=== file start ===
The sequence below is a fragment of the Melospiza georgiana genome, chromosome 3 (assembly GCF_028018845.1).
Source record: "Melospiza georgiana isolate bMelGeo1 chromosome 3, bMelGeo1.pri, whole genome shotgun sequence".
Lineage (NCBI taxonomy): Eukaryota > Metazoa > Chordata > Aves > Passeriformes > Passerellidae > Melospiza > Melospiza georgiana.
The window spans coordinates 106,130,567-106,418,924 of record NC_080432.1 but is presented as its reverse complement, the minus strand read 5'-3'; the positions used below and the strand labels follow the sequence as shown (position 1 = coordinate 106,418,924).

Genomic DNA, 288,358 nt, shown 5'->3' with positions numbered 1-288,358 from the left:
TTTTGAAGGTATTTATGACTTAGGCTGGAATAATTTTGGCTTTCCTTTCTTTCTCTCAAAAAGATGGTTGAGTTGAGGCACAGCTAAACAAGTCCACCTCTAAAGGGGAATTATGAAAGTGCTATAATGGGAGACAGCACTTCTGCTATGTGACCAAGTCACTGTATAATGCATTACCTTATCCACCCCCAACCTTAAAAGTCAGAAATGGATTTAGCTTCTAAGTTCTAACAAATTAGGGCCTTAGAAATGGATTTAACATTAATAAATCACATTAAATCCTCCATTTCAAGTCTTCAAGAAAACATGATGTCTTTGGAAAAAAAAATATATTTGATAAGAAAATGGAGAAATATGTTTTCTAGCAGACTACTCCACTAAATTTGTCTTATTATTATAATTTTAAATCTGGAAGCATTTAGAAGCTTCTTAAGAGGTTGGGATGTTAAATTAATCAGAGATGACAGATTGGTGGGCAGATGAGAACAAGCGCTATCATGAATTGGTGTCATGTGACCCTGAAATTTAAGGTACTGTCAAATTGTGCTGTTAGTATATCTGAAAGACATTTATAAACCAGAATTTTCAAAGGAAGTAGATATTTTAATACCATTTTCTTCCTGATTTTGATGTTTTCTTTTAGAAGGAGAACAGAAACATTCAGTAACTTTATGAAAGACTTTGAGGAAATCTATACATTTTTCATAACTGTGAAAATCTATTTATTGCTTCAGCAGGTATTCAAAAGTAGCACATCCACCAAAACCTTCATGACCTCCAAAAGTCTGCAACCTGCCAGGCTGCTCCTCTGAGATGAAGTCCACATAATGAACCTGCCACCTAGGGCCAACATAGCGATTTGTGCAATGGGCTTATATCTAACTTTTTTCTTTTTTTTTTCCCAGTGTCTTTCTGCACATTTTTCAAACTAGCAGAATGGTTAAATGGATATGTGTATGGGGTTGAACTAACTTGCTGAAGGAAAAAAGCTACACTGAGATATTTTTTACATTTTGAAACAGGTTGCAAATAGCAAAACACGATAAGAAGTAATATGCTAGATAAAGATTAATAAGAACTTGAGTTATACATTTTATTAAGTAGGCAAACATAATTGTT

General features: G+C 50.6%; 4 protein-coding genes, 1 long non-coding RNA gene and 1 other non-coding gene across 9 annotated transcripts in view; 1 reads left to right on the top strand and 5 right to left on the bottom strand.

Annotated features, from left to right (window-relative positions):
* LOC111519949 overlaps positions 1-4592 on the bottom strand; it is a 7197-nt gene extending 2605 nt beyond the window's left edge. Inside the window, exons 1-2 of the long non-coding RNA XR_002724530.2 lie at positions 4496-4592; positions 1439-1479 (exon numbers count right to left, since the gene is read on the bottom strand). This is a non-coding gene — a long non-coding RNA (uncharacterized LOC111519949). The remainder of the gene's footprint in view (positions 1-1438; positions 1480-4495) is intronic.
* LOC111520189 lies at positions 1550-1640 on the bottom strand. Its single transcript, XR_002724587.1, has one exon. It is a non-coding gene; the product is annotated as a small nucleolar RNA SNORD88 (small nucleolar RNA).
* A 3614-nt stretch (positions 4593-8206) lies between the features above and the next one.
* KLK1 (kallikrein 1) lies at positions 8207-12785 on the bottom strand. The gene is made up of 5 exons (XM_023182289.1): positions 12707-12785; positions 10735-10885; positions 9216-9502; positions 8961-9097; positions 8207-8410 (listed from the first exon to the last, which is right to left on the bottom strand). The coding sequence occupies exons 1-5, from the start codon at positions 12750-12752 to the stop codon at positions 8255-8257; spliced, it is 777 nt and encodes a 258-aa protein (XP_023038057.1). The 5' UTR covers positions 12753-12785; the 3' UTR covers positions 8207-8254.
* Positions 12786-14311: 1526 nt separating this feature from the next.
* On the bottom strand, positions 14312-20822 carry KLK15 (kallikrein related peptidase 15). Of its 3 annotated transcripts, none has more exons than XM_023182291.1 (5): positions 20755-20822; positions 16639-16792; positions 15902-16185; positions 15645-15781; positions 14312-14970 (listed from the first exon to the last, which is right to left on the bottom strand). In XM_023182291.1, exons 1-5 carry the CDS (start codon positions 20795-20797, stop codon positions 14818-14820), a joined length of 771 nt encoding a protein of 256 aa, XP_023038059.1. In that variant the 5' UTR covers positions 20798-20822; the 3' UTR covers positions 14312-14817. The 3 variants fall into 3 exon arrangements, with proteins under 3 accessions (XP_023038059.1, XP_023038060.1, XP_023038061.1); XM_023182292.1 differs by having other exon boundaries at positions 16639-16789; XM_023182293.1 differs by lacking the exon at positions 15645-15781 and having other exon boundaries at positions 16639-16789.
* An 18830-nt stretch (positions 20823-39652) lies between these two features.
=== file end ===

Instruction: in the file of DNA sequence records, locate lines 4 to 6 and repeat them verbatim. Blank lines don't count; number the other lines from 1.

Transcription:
The window spans coordinates 106,130,567-106,418,924 of record NC_080432.1 but is presented as its reverse complement, the minus strand read 5'-3'; the positions used below and the strand labels follow the sequence as shown (position 1 = coordinate 106,418,924).

Genomic DNA, 288,358 nt, shown 5'->3' with positions numbered 1-288,358 from the left:
TTTTGAAGGTATTTATGACTTAGGCTGGAATAATTTTGGCTTTCCTTTCTTTCTCTCAAAAAGATGGTTGAGTTGAGGCACAGCTAAACAAGTCCACCTCTAAAGGGGAATTATGAAAGTGCTATAATGGGAGACAGCACTTCTGCTATGTGACCAAGTCACTGTATAATGCATTACCTTATCCACCCCCAACCTTAAAAGTCAGAAATGGATTTAGCTTCTAAGTTCTAACAAATTAGGGCCTTAGAAATGGATTTAACATTAATAAATCACATTAAATCCTCCATTTCAAGTCTTCAAGAAAACATGATGTCTTTGGAAAAAAAAATATATTTGATAAGAAAATGGAGAAATATGTTTTCTAGCAGACTACTCCACTAAATTTGTCTTATTATTATAATTTTAAATCTGGAAGCATTTAGAAGCTTCTTAAGAGGTTGGGATGTTAAATTAATCAGAGATGACAGATTGGTGGGCAGATGAGAACAAGCGCTATCATGAATTGGTGTCATGTGACCCTGAAATTTAAGGTACTGTCAAATTGTGCTGTTAGTATATCTGAAAGACATTTATAAACCAGAATTTTCAAAGGAAGTAGATATTTTAATACCATTTTCTTCCTGATTTTGATGTTTTCTTTTAGAAGGAGAACAGAAACATTCAGTAACTTTATGAAAGACTTTGAGGAAATCTATACATTTTTCATAACTGTGAAAATCTATTTATTGCTTCAGCAGGTATTCAAAAGTAGCACATCCACCAAAACCTTCATGACCTCCAAAAGTCTGCAACCTGCCAGGCTGCTCCTCTGAGATGAAGTCCACATAATGAACCTGCCACCTAGGGCCAACATAGCGATTTGTGCAATGGGCTTATATCTAACTTTTTTCTTTTTTTTTTCCCAGTGTCTTTCTGCACATTTTTCAAACTAGCAGAATGGTTAAATGGATATGTGTATGGGGTTGAACTAACTTGCTGAAGGAAAAAAGCTACACTGAGATATTTTTTACATTTTGAAACAGGTTGCAAATAGCAAAACACGATAAGAAGTAATATGCTAGATAAAGATTAATAAGAACTTGAGTTATACATTTTATTAAGTAGGCAAACATAATTGTT